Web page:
In our study, only 1 antibiotic substance, cefazolin, was investigated and found to be effective. A possible future research area is the use of extended-spectrum antibiotics during cesarean delivery on the basis of the growing importance of Ureaplasma urealyticum in wound infections.14 These studies should focus primarily on cesarean deliveries in case of preterm delivery.15 With regard to elective cesarean deliveries at term, cefazolin, administered before skin incision or after cord clamping, appears adequate.
Our study has strengths and weaknesses. One strength is the large sample size and the homogeneous sample comprising women with elective cesarean deliveries at term. On the other hand, the results of our study are not useful to guide clinical practice in women with preterm cesarean deliveries, those with premature rupture of membranes, and those with signs and symptoms of chorioamnionitis. Also, only a single antibiotic preparation was studied, which increases the internal validity of this study but limits the external validity to the use of cefazolin. Other antibiotics or antibiotic combinations may be less or more effective.
In addition, the long study duration of almost 6 years has to be acknowledged. Patient characteristics, elements of care, or unknown factors potentially affecting outcomes may have changed over time. To address this problem, we have compared selected characteristics, such as age, BMI, ethnic background, gestational diabetes, and indications for cesarean delivery, during 2 time periods. We did not find significant changes over time, providing reassurance that patient characteristics did not change over time in a significant manner. Also, infection rates, that is, endometritis, wound infection, and urinary tract infection, were comparable between the two investigated time periods and on a yearly basis. Elements of care, such as cesarean delivery technique and anesthesia procedures, did not change during the study. However, there was a turnover of residents who work in the labor ward for 12 months during their rotation. Faculty did not change during the study period. In addition, it should be acknowledged that the method of follow-up may have affected the number of infections identified. Thus, comparisons with other studies regarding postdischarge infection rates should take follow-up protocols into account.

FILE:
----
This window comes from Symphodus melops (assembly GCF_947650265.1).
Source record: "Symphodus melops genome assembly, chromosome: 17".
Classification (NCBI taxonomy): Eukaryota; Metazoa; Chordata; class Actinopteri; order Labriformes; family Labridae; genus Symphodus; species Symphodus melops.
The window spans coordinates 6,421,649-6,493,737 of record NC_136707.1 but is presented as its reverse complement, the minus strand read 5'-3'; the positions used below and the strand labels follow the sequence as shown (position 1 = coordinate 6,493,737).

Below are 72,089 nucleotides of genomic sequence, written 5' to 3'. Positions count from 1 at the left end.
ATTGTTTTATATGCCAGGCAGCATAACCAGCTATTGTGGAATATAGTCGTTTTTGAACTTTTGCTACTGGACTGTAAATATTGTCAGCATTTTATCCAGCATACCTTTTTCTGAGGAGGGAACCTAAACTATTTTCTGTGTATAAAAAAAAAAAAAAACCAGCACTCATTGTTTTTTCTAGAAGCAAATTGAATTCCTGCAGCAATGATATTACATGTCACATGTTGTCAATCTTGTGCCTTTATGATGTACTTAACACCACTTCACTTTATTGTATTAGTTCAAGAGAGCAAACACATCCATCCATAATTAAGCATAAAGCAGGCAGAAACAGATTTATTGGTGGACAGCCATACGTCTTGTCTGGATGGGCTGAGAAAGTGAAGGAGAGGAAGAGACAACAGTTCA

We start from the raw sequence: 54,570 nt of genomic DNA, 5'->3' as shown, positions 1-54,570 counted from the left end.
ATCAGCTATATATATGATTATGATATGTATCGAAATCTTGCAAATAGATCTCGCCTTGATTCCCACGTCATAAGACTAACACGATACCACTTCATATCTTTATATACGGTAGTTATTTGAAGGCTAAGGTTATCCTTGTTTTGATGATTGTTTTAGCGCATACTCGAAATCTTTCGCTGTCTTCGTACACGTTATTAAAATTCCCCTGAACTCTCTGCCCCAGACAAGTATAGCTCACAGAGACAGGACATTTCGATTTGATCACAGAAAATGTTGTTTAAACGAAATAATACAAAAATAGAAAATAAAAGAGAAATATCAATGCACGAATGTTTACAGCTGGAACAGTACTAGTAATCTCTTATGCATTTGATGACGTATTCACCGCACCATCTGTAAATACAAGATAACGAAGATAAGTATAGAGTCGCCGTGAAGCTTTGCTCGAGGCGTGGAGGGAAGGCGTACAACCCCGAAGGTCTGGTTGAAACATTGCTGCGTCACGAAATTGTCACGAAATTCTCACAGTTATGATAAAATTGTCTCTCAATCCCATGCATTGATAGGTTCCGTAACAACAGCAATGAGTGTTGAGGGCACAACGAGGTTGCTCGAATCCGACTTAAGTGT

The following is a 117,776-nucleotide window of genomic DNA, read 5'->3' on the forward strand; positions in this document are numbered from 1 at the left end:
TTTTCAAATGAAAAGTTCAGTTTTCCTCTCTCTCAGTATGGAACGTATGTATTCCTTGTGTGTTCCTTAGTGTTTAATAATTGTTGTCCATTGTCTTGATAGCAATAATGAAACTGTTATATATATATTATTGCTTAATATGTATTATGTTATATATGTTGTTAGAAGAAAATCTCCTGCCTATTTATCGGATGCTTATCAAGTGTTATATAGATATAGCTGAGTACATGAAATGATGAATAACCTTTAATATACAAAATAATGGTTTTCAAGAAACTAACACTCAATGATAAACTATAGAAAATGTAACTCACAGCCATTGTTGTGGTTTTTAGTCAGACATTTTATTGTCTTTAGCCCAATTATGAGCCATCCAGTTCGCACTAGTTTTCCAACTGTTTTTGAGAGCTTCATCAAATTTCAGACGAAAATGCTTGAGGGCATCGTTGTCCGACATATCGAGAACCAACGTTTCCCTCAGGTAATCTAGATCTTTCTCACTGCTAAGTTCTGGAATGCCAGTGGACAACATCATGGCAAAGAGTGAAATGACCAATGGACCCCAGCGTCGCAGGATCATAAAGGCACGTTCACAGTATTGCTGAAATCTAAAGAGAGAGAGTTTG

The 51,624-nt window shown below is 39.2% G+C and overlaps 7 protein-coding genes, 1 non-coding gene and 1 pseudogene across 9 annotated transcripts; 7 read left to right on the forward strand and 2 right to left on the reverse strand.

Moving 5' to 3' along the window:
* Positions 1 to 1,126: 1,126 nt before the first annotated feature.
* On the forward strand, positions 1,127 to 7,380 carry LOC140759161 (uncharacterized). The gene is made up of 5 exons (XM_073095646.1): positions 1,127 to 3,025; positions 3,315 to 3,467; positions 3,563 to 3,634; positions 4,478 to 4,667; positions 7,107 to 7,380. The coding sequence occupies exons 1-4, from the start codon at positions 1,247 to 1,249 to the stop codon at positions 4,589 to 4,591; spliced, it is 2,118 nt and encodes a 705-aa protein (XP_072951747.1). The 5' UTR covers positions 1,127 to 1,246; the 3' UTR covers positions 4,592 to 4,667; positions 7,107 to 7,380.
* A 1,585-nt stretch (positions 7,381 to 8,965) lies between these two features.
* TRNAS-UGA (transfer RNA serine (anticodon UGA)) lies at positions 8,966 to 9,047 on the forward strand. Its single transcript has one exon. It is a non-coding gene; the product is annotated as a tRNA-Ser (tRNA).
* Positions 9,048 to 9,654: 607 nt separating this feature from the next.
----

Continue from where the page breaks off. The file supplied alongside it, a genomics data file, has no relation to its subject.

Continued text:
We did not observe cases of oral thrush or other potential adverse outcomes associated with infant exposure to antibiotics during the study period. It has to be acknowledged, however, that infant follow-up was limited to the stay in the well-baby nursery.
In summary, we found that prophylactic cefazolin during elective cesarean delivery administered before skin incision or after umbilical cord clamping reduces postoperative infectious morbidity by two-thirds. The number needed to treat to avoid 1 woman reaching the primary outcome was 13. On the basis of this significant reduction of postoperative morbidity, we recommend the routine administration of cefazolin during elective cesarean delivery.
Correspondence: Armin Witt, MD, Division of Feto-Maternal Medicine, Department of Obstetrics and Gynecology, Medical University of Vienna, Waehringer Guertel 18-20, A-1090 Vienna, Austria (firstname.lastname@example.org).
Accepted for Publication: July 11, 2011.
Author Contributions:Study concept and design: Witt, Döner, Petricevic, Berger, Germann, and Tempfer. Acquisition of data: Witt, Döner, Petricevic, Berger, and Germann. Analysis and interpretation of data: Witt, Döner, Petricevic, Berger, Germann, Heinze, and Tempfer. Drafting of the manuscript: Witt, Döner, Petricevic, Berger, and Germann. Critical revision of the manuscript for important intellectual content: Witt, Döner, Petricevic, Berger, Germann, Heinze, and Tempfer. Statistical analysis: Heinze. Administrative, technical, and material support: Döner, Petricevic, Berger, and Germann. Study supervision: Witt and Tempfer.
Financial Disclosure: None reported.
Additional Contribution: Cornelia Flasch, MD, helped with the acquisition of data.